• When watching or listening to content in a language you know but are not fluent in, use closed captions or transcripts to help you work out what the words are, and find out the spelling to look them up.
  • When reading in a language you know but are not fluent in, use text-to-speech in that language to find out how the words are pronounced.
  • When consuming content in a language you don’t know, use subtitles or translations.

Accessibility features benefit abled people

Sometimes it’s hard to say what was created for the sake of accessibility and what wasn’t. Sometimes products for the general public bring in the funding needed to improve assistive technologies. Here are some widely-used things which have an accessibility aspect:

  • The Segway was based on self-balancing technology originally developed for wheelchairs. Segways and the like are still used by some people as mobility devices, even if they are not always recognised as such.
  • Voice assistants such as Siri rely on speech recognition and speech synthesis technology that has applications in all four domains of accessibility mentioned above.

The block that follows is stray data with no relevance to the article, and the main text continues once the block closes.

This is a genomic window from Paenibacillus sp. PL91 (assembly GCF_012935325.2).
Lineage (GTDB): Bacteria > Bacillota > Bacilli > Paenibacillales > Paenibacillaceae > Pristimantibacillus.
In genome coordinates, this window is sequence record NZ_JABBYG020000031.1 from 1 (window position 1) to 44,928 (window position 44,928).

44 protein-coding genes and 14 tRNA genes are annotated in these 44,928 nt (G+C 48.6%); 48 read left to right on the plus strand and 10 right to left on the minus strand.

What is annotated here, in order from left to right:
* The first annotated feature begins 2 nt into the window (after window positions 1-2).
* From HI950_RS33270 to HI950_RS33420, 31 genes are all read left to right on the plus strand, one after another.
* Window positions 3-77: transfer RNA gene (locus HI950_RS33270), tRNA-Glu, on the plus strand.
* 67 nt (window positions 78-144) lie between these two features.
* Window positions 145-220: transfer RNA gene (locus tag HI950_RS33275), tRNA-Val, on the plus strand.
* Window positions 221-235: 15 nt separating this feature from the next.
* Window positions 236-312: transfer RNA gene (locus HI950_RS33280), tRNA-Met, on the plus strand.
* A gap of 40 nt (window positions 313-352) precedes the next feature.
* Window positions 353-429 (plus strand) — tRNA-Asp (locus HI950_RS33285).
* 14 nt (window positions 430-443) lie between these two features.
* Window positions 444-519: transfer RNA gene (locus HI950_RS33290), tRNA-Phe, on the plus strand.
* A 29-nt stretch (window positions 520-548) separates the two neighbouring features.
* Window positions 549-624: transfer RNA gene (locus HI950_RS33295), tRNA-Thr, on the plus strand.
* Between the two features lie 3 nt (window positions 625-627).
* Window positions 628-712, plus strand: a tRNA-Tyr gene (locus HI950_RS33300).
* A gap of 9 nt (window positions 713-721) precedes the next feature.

• Light or Dark mode may be a style choice for one person and an essential visual accessibility tool for another.

Other technology is more strongly associated with accessibility. Even when your body, your devices, or your environment don’t present any relevant impairment, there are still ways that these things can be useful, convenient, or just plain fun.

Useful

Some accessibility accommodations let abled people do things they couldn’t do otherwise.

  • Transcripts, closed captions, and image descriptions are easily searchable.
  • I’ve used text-to-speech APIs to generate the initial rhyme database for my rhyming dictionary, rhyme.science
  • I’ve used text-to-speech to find out how words are pronounced in different languages and accents.
  • Menstruators can use handbasins in accessible restroom stalls to rinse out menstrual cups in privacy. (This is not an argument for using accessible stalls when you don’t need them — it’s an argument for more handbasins installed in stalls!)

Convenient

Some accessibility tech lets abled people do things they would be able to do without it, but in a more convenient way.

  • People who don’t like switching between keyboard and mouse can enable full keyboard access on macOS to tab through all controls. They can also use keyboard shortcuts.
  • People who don’t want to watch an entire video to find out a piece of information can quickly skim a transcript.
  • I’ve used speak announcements on my Mac for decades. If my Mac announces something while I’m on the other side of the room, I know whether I need to get up and do something about it.
  • Meeting attendees could edit automatic transcripts from videoconferencing software (e.g. Live Transcription in Zoom) to make meeting minutes.